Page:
I started walking from home to work every day, and I realized that this could change India.

(Originally published in the Huffington Post)

The best part of my day usually is in the morning when I get into the car, turn on the music player and play a song by the Beatles on full volume while driving to work. It’s a good feeling when someone tells you that the sky is full of diamonds and the world is getting better. This, is also the time when I daydream and am the most hopeful.

One day, in the groove to do something different, I decided to tweak my routine a little. I decided I would not take the car and walk to work instead. The reasons why I took this decision are completely different from the reasons I realize why I will continue this practice. I thought walking to work will be a valid reason to skip the gym in the evening and getting a little morning sun can only be a good thing.

I woke up a little earlier than usual and set out early in the morning with the audio book of ‘Freakonomics’ playing on my phone. On covering a little distance, I started noticing the usual brouhaha on the roads. At the same time, I started noticing the unusual stares from my co-walkers, who were mainly laborers and domestic helpers who didn’t seem to own transport.

Before this life-changing activity, I thought it didn’t make sense for people who owned means of transport to wake up earlier and take the pain of walking to work, adding to the tiredness of the day. But on reaching office, I realize that it actually did. And in order to find reasons to continue, I ended up with many.

As a species, we are really into the habit of undermining the power of an idea, good or bad. While it has become second nature to follow the herd, and doing only socially acceptable things, doing something different for a change can be extremely self-gratifying, I realize.

This walk of mine was me doing something different and while at it, I came up with a hundred ideas with all the new information I was being fed on the way by the means of the mere activity of observing the already existing.

For the people who can afford to, it has become a trend to ‘hit the gym’ every day, where socializing comes for free with the exorbitant fee that we pay for exercising, which actually is a second priority. Going to place with no air-conditioning filters and blockage of sunlight to improve one’s health is a scam that we participate in. As a personal observation, most people go to this godforsaken place to provide a proof for a good social standing and to suppress the guilt of gluttony. Adding to the comicality of the situation, people drive to the gym and use the elevator to get to the final destination.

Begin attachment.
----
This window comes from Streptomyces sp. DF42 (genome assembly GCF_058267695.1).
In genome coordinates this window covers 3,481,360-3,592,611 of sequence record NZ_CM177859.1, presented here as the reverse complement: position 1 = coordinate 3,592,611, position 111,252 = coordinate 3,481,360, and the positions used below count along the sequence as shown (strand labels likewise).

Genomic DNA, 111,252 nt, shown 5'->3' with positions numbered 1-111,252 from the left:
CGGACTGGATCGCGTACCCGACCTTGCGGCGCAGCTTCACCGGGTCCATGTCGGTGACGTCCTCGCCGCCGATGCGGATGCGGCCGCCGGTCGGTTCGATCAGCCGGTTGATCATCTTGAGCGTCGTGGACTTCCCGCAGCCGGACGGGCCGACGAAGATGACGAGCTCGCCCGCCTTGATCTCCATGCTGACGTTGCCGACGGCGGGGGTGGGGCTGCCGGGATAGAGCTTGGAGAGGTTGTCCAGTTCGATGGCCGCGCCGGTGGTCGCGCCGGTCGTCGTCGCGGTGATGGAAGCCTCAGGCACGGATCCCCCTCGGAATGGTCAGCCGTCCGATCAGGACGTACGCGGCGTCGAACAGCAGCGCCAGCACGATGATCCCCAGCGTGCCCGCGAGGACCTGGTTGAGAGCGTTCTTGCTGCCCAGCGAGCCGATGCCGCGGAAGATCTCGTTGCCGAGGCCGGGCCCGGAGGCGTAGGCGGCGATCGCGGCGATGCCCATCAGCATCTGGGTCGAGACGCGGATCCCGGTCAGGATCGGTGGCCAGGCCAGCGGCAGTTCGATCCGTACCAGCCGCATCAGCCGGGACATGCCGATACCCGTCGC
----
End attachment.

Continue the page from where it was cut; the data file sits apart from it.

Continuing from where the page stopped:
To avoid this entire wastage of time and money, the solution is to walk to wherever you want to go! To refute the argument of living in a country where pollution is ubiquitous, wearing a mask is a good solution. Escaping the fuss and letting your body out in the open will also increase its resistance to unwanted particles, making you immune to diseases. And eventually, the pollution will also reduce because there will be a significant drop in the number of vehicles being used.

In addition to this, getting enough vitamin D from the Sun can prevent the possibility of getting 78 per cent of the known forms of cancer, apart from yielding in other benefits to health.

As I walked ahead, I encountered people who I could talk to and I did. I spoke to a traffic police officer who stood out there for eight hours in the sun, giving instructions to people who didn’t give a damn to those. I spoke to a child on the road who discontinued going to school because he couldn’t afford it, despite the government schemes of free primary education. I interacted with a laborer who didn’t have enough covering for the night to shield him from the cold.

These interactions made me think of how innately insensitive we have become. This might have planted a seed in my head to be of help to others and all of this couldn’t have been possible if I drove in the car, with music playing on full volume, turning a deaf ear and a blind eye to other happenings.

Apart from the philanthropic aspect of it, interactions with strangers, I believe, can teach one a great deal and this can be made possible if many of us hit the road to go to work or any other place. It can also be a ground for empathizing with others and providing solutions.

While driving, most of us take to honking and wanting to get past the traffic signal first. In doing this, seldom do we realize how these little actions have a lasting effect on the people who walk. After I started walking, every time I drive somewhere, I have become conscious of the number of times I honk and I also let the walkers cross the road without wanting to be the first one to cross the signal.

With the sudden outcry of keeping our country clean and movements synonymous with this cause, walking on the road would be you making your participation felt. How? When you walk, you are likely to start noticing the filth around and as a result, you wouldn’t have the heart to litter the next time.

Exploring the financial aspect, it is most feasible to take to walking. Imagine saving a couple of thousand that one usually spends on fuel every month. This money could possibly be of use to satisfy the philanthropist in you or, anywhere else for that matter.

So, if the distance that you’re covering is reasonable and if you aspire for a better India, think about this idea, and don’t let it go away. Rest assured, this is a real and literal example of ‘Ek idea jo badal de aapki duniya’.


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